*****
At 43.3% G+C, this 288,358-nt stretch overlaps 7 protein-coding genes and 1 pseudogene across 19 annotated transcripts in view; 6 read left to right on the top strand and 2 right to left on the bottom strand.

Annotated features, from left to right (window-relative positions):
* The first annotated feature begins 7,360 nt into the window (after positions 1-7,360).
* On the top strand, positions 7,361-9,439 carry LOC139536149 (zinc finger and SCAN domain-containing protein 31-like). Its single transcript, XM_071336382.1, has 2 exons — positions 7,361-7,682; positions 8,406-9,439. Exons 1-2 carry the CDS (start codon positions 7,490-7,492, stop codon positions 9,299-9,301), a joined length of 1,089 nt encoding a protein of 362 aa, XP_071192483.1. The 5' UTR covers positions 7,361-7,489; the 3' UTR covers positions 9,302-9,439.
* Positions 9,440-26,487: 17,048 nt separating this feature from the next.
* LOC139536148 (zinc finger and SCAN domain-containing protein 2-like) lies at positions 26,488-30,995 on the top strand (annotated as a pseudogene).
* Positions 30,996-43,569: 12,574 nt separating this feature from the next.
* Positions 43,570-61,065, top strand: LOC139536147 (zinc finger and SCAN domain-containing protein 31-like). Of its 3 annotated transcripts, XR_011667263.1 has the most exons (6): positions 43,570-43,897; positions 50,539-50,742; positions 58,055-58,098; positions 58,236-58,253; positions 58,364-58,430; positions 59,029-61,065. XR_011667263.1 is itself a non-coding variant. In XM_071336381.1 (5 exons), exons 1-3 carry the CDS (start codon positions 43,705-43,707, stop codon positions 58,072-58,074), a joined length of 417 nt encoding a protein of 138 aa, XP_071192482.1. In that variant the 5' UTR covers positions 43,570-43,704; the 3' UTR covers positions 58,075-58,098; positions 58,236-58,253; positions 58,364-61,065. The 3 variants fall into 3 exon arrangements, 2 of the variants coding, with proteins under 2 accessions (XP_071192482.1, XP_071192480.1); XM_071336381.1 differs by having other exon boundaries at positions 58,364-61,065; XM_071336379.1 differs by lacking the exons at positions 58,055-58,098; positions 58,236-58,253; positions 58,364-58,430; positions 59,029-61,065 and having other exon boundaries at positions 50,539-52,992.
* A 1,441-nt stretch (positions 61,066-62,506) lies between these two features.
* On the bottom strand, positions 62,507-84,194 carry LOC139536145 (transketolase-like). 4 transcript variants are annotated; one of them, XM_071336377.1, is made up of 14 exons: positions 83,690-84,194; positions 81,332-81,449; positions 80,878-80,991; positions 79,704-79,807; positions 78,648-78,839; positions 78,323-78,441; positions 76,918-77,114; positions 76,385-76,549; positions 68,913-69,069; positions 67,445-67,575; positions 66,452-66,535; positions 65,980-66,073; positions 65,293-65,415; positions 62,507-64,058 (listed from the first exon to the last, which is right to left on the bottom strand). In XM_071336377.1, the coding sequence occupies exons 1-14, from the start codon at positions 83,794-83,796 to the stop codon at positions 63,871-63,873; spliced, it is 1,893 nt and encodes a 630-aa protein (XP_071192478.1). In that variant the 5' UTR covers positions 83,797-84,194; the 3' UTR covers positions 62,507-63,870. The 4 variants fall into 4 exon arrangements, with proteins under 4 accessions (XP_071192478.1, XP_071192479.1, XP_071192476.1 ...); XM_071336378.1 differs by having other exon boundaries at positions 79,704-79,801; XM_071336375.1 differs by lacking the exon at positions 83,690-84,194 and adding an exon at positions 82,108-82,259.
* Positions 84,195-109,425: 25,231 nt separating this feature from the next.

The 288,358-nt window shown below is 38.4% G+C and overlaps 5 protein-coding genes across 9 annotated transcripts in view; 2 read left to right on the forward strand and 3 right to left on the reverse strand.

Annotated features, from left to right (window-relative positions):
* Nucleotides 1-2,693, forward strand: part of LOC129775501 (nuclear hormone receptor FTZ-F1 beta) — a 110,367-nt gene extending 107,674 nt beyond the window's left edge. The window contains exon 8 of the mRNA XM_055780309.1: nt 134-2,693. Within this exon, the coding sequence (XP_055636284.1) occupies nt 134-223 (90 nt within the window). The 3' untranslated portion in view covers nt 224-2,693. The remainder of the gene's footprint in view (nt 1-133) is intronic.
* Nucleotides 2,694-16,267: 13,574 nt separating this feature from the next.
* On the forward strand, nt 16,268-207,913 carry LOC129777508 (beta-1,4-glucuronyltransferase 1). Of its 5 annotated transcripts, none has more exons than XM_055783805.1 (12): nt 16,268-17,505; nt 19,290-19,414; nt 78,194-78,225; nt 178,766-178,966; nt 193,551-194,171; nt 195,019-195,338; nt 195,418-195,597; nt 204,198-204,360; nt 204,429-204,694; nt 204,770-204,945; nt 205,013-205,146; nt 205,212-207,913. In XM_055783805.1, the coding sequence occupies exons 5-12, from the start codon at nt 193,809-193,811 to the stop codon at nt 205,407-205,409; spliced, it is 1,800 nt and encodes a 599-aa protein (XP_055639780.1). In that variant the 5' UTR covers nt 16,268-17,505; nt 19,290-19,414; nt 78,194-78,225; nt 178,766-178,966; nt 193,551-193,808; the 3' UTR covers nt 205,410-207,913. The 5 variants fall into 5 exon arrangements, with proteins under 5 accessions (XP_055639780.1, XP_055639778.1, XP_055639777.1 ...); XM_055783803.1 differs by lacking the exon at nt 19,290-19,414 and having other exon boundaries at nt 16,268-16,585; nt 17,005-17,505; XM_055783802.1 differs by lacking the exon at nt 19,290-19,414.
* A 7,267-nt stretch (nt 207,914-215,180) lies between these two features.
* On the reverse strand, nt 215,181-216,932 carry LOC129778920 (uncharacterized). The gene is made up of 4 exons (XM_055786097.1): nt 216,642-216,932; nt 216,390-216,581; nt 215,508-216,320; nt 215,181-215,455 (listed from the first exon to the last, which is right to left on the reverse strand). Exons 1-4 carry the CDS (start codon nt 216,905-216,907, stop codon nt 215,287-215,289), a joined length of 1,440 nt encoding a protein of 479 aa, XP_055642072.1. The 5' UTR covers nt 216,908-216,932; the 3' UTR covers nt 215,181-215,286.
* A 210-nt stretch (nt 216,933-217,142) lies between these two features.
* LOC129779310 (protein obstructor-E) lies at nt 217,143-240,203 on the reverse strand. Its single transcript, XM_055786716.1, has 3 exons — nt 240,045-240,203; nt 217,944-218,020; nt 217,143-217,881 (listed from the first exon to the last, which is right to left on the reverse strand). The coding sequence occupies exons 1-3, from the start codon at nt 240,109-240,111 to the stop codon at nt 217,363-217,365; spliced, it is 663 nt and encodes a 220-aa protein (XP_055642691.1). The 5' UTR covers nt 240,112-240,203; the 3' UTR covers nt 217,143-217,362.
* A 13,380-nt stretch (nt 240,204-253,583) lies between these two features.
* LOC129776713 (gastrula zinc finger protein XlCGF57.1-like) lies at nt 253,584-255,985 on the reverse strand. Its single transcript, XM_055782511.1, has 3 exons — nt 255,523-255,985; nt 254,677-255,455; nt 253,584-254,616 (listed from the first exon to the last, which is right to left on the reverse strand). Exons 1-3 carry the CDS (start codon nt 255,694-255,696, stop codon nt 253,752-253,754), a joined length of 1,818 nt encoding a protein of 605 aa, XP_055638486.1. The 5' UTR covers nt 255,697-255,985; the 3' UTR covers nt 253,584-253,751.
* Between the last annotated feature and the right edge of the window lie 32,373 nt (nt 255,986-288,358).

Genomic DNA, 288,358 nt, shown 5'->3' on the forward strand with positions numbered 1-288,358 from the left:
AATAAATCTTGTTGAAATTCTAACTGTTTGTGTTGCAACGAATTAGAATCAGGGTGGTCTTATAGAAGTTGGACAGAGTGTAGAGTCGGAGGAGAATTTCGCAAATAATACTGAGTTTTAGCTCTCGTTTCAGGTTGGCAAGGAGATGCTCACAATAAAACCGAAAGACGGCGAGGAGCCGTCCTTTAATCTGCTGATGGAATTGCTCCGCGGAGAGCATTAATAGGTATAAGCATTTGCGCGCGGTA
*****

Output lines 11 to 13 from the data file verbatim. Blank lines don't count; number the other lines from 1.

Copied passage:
* Positions 84,195-109,425: 25,231 nt separating this feature from the next.

The 288,358-nt window shown below is 38.4% G+C and overlaps 5 protein-coding genes across 9 annotated transcripts in view; 2 read left to right on the forward strand and 3 right to left on the reverse strand.

Annotated features, from left to right (window-relative positions):